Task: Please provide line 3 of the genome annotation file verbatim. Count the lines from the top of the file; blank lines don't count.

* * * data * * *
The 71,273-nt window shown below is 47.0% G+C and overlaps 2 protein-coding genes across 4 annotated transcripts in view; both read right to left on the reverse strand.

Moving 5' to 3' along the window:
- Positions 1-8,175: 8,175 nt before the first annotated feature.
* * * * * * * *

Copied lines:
- Positions 1-8,175: 8,175 nt before the first annotated feature.